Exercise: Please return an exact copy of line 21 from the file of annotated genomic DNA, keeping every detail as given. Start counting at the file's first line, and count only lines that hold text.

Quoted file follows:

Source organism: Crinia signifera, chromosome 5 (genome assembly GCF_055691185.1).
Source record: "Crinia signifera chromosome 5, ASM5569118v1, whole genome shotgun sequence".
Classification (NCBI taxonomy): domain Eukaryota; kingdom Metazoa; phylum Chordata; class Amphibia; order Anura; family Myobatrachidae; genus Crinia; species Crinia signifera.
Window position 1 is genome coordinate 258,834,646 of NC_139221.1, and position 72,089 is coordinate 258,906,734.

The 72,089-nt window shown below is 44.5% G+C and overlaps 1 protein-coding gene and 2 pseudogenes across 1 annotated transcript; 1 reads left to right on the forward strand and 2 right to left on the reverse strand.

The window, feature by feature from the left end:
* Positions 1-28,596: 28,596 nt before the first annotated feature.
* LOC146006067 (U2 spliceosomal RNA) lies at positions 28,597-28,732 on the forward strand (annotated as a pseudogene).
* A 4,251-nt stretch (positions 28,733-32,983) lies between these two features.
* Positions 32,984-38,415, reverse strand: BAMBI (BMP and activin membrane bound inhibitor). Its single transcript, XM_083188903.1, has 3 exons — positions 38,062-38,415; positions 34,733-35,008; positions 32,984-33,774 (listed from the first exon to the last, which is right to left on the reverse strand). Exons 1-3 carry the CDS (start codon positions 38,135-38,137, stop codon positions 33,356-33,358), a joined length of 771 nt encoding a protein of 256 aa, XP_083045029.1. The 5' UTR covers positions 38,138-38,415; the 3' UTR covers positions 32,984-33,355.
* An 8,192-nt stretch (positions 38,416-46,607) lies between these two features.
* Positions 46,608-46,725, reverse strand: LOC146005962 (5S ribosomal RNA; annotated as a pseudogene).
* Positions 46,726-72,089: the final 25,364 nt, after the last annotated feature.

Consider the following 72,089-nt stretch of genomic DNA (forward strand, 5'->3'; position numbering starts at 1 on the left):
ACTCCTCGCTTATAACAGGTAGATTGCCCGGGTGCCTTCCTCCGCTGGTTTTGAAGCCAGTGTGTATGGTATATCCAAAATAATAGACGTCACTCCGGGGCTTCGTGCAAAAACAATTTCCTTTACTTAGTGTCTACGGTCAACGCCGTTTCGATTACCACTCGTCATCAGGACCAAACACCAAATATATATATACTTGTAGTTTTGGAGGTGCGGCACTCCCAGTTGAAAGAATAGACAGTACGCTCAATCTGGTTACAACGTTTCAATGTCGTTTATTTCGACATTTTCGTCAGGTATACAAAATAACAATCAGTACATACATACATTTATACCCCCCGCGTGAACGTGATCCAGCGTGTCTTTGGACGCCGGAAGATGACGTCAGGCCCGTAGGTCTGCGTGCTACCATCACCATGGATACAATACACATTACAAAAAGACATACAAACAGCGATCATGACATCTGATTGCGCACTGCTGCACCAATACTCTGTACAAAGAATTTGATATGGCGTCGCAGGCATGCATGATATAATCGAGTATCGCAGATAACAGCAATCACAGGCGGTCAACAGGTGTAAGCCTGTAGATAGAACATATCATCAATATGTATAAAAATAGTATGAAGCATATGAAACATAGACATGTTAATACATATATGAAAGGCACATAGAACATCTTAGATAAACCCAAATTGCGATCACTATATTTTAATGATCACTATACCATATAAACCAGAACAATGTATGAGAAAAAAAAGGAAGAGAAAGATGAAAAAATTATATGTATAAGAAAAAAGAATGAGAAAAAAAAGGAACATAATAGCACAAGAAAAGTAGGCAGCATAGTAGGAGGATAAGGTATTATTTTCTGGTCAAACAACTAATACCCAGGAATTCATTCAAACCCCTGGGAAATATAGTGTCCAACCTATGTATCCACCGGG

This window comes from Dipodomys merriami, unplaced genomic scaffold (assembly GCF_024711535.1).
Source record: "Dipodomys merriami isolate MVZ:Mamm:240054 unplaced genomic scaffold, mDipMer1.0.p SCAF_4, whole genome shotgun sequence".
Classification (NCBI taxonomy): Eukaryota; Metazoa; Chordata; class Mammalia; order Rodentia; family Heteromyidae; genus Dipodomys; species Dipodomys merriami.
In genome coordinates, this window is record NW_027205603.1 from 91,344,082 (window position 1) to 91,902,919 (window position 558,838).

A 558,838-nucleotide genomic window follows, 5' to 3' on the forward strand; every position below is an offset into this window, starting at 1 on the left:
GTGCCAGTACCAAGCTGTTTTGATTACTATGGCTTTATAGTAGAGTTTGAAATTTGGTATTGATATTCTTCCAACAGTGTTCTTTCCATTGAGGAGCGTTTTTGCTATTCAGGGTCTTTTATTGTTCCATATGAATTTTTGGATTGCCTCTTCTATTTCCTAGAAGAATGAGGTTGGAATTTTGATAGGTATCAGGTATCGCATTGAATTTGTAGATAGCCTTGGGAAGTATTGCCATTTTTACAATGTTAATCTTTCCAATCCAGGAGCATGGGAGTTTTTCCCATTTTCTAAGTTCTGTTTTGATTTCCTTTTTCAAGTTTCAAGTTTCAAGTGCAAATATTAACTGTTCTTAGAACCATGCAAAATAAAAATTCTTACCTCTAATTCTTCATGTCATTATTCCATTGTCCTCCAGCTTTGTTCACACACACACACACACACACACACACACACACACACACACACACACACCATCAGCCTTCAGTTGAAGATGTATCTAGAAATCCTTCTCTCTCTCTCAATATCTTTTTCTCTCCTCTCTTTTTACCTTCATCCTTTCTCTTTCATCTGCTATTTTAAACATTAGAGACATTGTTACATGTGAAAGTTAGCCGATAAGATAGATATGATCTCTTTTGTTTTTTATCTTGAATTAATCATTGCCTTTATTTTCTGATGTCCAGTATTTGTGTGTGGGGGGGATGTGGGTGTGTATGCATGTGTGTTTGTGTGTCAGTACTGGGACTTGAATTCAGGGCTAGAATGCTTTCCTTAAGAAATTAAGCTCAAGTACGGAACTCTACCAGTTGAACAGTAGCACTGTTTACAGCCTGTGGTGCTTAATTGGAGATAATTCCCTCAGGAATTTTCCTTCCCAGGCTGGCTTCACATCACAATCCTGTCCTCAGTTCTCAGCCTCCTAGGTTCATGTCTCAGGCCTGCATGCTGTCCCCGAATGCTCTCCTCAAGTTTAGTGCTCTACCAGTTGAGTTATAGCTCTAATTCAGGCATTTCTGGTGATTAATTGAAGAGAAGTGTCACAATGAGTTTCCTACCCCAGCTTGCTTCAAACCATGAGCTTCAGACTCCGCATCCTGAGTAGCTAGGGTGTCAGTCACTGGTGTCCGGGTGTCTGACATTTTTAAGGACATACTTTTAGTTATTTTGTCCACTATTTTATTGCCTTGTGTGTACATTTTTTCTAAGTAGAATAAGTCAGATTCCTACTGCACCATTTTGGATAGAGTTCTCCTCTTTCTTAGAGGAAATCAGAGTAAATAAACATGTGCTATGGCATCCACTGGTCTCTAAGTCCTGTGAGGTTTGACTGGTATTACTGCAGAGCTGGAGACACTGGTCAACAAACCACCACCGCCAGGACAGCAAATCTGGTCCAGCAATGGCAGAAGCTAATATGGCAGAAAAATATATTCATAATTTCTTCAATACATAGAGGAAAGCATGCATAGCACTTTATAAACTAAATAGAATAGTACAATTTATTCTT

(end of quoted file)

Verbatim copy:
GTGCCAGTACCAAGCTGTTTTGATTACTATGGCTTTATAGTAGAGTTTGAAATTTGGTATTGATATTCTTCCAACAGTGTTCTTTCCATTGAGGAGCGTTTTTGCTATTCAGGGTCTTTTATTGTTCCATATGAATTTTTGGATTGCCTCTTCTATTTCCTAGAAGAATGAGGTTGGAATTTTGATAGGTATCAGGTATCGCATTGAATTTGTAGATAGCCTTGGGAAGTATTGCCATTTTTACAATGTTAATCTTTCCAATCCAGGAGCATGGGAGTTTTTCCCATTTTCTAAGTTCTGTTTTGATTTCCTTTTTCAAGTTTCAAGTTTCAAGTGCAAATATTAACTGTTCTTAGAACCATGCAAAATAAAAATTCTTACCTCTAATTCTTCATGTCATTATTCCATTGTCCTCCAGCTTTGTTCACACACACACACACACACACACACACACACACACACACACACACACACCATCAGCCTTCAGTTGAAGATGTATCTAGAAATCCTTCTCTCTCTCTCAATATCTTTTTCTCTCCTCTCTTTTTACCTTCATCCTTTCTCTTTCATCTGCTATTTTAAACATTAGAGACATTGTTACATGTGAAAGTTAGCCGATAAGATAGATATGATCTCTTTTGTTTTTTATCTTGAATTAATCATTGCCTTTATTTTCTGATGTCCAGTATTTGTGTGTGGGGGGGATGTGGGTGTGTATGCATGTGTGTTTGTGTGTCAGTACTGGGACTTGAATTCAGGGCTAGAATGCTTTCCTTAAGAAATTAAGCTCAAGTACGGAACTCTACCAGTTGAACAGTAGCACTGTTTACAGCCTGTGGTGCTTAATTGGAGATAATTCCCTCAGGAATTTTCCTTCCCAGGCTGGCTTCACATCACAATCCTGTCCTCAGTTCTCAGCCTCCTAGGTTCATGTCTCAGGCCTGCATGCTGTCCCCGAATGCTCTCCTCAAGTTTAGTGCTCTACCAGTTGAGTTATAGCTCTAATTCAGGCATTTCTGGTGATTAATTGAAGAGAAGTGTCACAATGAGTTTCCTACCCCAGCTTGCTTCAAACCATGAGCTTCAGACTCCGCATCCTGAGTAGCTAGGGTGTCAGTCACTGGTGTCCGGGTGTCTGACATTTTTAAGGACATACTTTTAGTTATTTTGTCCACTATTTTATTGCCTTGTGTGTACATTTTTTCTAAGTAGAATAAGTCAGATTCCTACTGCACCATTTTGGATAGAGTTCTCCTCTTTCTTAGAGGAAATCAGAGTAAATAAACATGTGCTATGGCATCCACTGGTCTCTAAGTCCTGTGAGGTTTGACTGGTATTACTGCAGAGCTGGAGACACTGGTCAACAAACCACCACCGCCAGGACAGCAAATCTGGTCCAGCAATGGCAGAAGCTAATATGGCAGAAAAATATATTCATAATTTCTTCAATACATAGAGGAAAGCATGCATAGCACTTTATAAACTAAATAGAATAGTACAATTTATTCTT